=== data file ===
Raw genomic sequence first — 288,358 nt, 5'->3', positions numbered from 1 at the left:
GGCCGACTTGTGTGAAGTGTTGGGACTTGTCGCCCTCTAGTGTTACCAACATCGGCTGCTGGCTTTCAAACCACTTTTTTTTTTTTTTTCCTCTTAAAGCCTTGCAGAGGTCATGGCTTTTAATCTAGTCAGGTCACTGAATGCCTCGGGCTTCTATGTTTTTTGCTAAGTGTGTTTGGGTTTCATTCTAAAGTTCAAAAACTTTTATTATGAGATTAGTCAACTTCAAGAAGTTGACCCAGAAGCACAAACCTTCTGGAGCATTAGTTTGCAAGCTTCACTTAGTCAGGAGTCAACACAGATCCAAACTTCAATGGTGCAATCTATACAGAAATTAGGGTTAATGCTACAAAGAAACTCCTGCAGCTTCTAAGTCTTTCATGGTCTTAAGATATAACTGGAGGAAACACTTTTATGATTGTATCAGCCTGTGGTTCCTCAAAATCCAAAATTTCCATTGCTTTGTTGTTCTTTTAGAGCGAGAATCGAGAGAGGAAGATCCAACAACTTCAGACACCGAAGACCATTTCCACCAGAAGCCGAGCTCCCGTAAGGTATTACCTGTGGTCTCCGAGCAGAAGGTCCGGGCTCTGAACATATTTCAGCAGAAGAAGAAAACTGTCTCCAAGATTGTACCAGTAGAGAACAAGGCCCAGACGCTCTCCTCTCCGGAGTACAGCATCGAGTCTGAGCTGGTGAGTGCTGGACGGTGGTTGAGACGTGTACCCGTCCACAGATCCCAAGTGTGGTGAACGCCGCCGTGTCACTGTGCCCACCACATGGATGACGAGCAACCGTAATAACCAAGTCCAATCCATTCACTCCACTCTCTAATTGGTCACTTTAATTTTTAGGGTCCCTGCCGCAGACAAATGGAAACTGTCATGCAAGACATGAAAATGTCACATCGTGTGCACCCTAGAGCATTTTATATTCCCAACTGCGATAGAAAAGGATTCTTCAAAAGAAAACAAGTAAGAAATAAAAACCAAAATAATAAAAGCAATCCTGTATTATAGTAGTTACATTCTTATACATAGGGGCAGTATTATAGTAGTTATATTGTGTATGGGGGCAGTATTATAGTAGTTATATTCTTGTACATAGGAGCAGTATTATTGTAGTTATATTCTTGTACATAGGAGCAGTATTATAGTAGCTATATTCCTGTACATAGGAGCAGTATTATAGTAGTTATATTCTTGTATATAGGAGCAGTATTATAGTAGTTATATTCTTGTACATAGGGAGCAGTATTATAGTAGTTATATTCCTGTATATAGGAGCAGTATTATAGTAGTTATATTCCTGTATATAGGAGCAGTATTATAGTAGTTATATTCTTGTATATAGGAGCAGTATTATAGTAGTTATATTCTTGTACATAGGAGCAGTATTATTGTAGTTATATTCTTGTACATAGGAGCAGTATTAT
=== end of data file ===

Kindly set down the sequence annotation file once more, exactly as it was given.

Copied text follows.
Raw genomic sequence first — 288,358 nt, 5'->3', positions numbered from 1 at the left:
GGCCGACTTGTGTGAAGTGTTGGGACTTGTCGCCCTCTAGTGTTACCAACATCGGCTGCTGGCTTTCAAACCACTTTTTTTTTTTTTTTCCTCTTAAAGCCTTGCAGAGGTCATGGCTTTTAATCTAGTCAGGTCACTGAATGCCTCGGGCTTCTATGTTTTTTGCTAAGTGTGTTTGGGTTTCATTCTAAAGTTCAAAAACTTTTATTATGAGATTAGTCAACTTCAAGAAGTTGACCCAGAAGCACAAACCTTCTGGAGCATTAGTTTGCAAGCTTCACTTAGTCAGGAGTCAACACAGATCCAAACTTCAATGGTGCAATCTATACAGAAATTAGGGTTAATGCTACAAAGAAACTCCTGCAGCTTCTAAGTCTTTCATGGTCTTAAGATATAACTGGAGGAAACACTTTTATGATTGTATCAGCCTGTGGTTCCTCAAAATCCAAAATTTCCATTGCTTTGTTGTTCTTTTAGAGCGAGAATCGAGAGAGGAAGATCCAACAACTTCAGACACCGAAGACCATTTCCACCAGAAGCCGAGCTCCCGTAAGGTATTACCTGTGGTCTCCGAGCAGAAGGTCCGGGCTCTGAACATATTTCAGCAGAAGAAGAAAACTGTCTCCAAGATTGTACCAGTAGAGAACAAGGCCCAGACGCTCTCCTCTCCGGAGTACAGCATCGAGTCTGAGCTGGTGAGTGCTGGACGGTGGTTGAGACGTGTACCCGTCCACAGATCCCAAGTGTGGTGAACGCCGCCGTGTCACTGTGCCCACCACATGGATGACGAGCAACCGTAATAACCAAGTCCAATCCATTCACTCCACTCTCTAATTGGTCACTTTAATTTTTAGGGTCCCTGCCGCAGACAAATGGAAACTGTCATGCAAGACATGAAAATGTCACATCGTGTGCACCCTAGAGCATTTTATATTCCCAACTGCGATAGAAAAGGATTCTTCAAAAGAAAACAAGTAAGAAATAAAAACCAAAATAATAAAAGCAATCCTGTATTATAGTAGTTACATTCTTATACATAGGGGCAGTATTATAGTAGTTATATTGTGTATGGGGGCAGTATTATAGTAGTTATATTCTTGTACATAGGAGCAGTATTATTGTAGTTATATTCTTGTACATAGGAGCAGTATTATAGTAGCTATATTCCTGTACATAGGAGCAGTATTATAGTAGTTATATTCTTGTATATAGGAGCAGTATTATAGTAGTTATATTCTTGTACATAGGGAGCAGTATTATAGTAGTTATATTCCTGTATATAGGAGCAGTATTATAGTAGTTATATTCCTGTATATAGGAGCAGTATTATAGTAGTTATATTCTTGTATATAGGAGCAGTATTATAGTAGTTATATTCTTGTACATAGGAGCAGTATTATTGTAGTTATATTCTTGTACATAGGAGCAGTATTAT